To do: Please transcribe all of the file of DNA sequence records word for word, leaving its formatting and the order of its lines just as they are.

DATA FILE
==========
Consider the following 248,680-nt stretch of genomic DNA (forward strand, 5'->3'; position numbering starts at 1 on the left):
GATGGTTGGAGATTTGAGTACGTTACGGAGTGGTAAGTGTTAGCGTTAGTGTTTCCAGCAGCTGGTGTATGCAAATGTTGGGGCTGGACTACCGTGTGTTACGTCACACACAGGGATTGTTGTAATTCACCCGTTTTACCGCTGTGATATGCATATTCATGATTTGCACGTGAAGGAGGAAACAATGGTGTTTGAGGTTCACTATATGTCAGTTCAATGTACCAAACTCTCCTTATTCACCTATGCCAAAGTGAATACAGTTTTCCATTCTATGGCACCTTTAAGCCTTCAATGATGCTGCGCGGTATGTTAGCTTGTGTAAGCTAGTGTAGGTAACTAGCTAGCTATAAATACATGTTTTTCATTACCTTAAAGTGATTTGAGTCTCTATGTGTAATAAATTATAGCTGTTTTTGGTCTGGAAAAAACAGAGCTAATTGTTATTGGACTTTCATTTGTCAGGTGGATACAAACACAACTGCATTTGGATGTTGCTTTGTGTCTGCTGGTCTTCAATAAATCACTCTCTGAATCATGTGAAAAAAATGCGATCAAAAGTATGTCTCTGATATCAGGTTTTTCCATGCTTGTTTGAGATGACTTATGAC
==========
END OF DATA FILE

Consider the following 248,680-nt stretch of genomic DNA (forward strand, 5'->3'; position numbering starts at 1 on the left):
GATGGTTGGAGATTTGAGTACGTTACGGAGTGGTAAGTGTTAGCGTTAGTGTTTCCAGCAGCTGGTGTATGCAAATGTTGGGGCTGGACTACCGTGTGTTACGTCACACACAGGGATTGTTGTAATTCACCCGTTTTACCGCTGTGATATGCATATTCATGATTTGCACGTGAAGGAGGAAACAATGGTGTTTGAGGTTCACTATATGTCAGTTCAATGTACCAAACTCTCCTTATTCACCTATGCCAAAGTGAATACAGTTTTCCATTCTATGGCACCTTTAAGCCTTCAATGATGCTGCGCGGTATGTTAGCTTGTGTAAGCTAGTGTAGGTAACTAGCTAGCTATAAATACATGTTTTTCATTACCTTAAAGTGATTTGAGTCTCTATGTGTAATAAATTATAGCTGTTTTTGGTCTGGAAAAAACAGAGCTAATTGTTATTGGACTTTCATTTGTCAGGTGGATACAAACACAACTGCATTTGGATGTTGCTTTGTGTCTGCTGGTCTTCAATAAATCACTCTCTGAATCATGTGAAAAAAATGCGATCAAAAGTATGTCTCTGATATCAGGTTTTTCCATGCTTGTTTGAGATGACTTATGAC